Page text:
Waymo is quietly transporting people around Phoenix, Arizona, in its autonomous Fiat Chrysler Pacifica minivans, but it has big plans to expand further. In Google parent company Alphabet’s second-quarter earnings call on Monday, the firm suggested its Waymo subsidiary plans to explore big new ventures like deliveries and public transit, areas Uber and Tesla have respectively expressed an interest.

“We remain very excited about the opportunity with Waymo,” said Ruth Porat, chief financial officer for Alphabet. Porat said that the company will continue to develop its Pheonix program, which has publicly ferried around a limited number of consumers since April 2017. The program, Porat explained, is “a first step in building a more fully rolled-out rider program in the future,” with future development focused on “delivering a safe experience.” From here, the team is working on “expanding our testing to more states,” alongside new ventures like “logistics and deliveries,” “licensing the technology for personal use vehicles” and “working with cities to help strengthen public transportation.”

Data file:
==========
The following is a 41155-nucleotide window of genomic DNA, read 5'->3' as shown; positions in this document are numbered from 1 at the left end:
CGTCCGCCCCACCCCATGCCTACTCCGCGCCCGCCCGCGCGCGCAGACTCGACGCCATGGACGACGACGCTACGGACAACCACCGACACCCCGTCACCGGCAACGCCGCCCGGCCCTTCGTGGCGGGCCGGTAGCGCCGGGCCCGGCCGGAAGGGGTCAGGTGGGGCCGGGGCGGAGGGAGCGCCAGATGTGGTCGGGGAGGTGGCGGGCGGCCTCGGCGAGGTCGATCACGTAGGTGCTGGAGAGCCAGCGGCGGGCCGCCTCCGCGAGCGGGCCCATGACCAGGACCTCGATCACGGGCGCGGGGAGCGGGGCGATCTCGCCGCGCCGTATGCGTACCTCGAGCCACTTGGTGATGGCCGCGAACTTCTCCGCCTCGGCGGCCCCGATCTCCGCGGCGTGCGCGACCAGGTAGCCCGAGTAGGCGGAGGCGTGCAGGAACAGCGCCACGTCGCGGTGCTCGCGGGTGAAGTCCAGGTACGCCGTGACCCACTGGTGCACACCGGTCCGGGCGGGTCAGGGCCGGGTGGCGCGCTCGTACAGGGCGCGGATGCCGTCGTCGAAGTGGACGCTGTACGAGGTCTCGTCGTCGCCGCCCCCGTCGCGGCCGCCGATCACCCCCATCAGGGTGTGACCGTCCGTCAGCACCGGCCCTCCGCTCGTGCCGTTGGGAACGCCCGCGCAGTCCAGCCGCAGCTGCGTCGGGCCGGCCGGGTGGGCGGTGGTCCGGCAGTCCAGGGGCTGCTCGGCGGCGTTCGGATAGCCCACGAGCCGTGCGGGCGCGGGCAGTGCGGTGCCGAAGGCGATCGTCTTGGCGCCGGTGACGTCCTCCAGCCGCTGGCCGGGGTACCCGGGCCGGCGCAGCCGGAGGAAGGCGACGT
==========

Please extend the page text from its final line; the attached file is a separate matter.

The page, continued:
The announcement is a big new step in the company’s plans. Bloomberg reported in April that Waymo was exploring deliveries and logistics with Honda. The two firms have yet to make any official statement since first announcing talks in December 2016. Details are scarce, but the Bloomberg report suggested the Honda partnership could move people and goods in a vehicle smaller than a truck without a steering wheel or brakes.

Porat also noted that last week, Waymo announced it has completed eight million miles of autonomous driving on public roads, just five months after it reached the five million mark and just over three years after it achieved one million miles. The company is now driving at 25,000 miles per day, mostly in the Phoenix program, as it trains the computer system that CEO John Krafcik claimed will be “the world’s most experienced driver.”

From here, Porat said the company aims to finish rolling out its Phoenix rider program by the end of the year. As part of the plans to reach this goal, Waymo ordered 62,000 more Fiat Chrysler Pacifica minivans last month.

All this investment shows on the balance sheets. Alphabet’s “Other Bets” category, which includes drone delivery service Project Wing and life extension project Calico, generated $145 million in revenue. That’s up a third compared to the previous year, but the category cost $732 million in operating losses overall.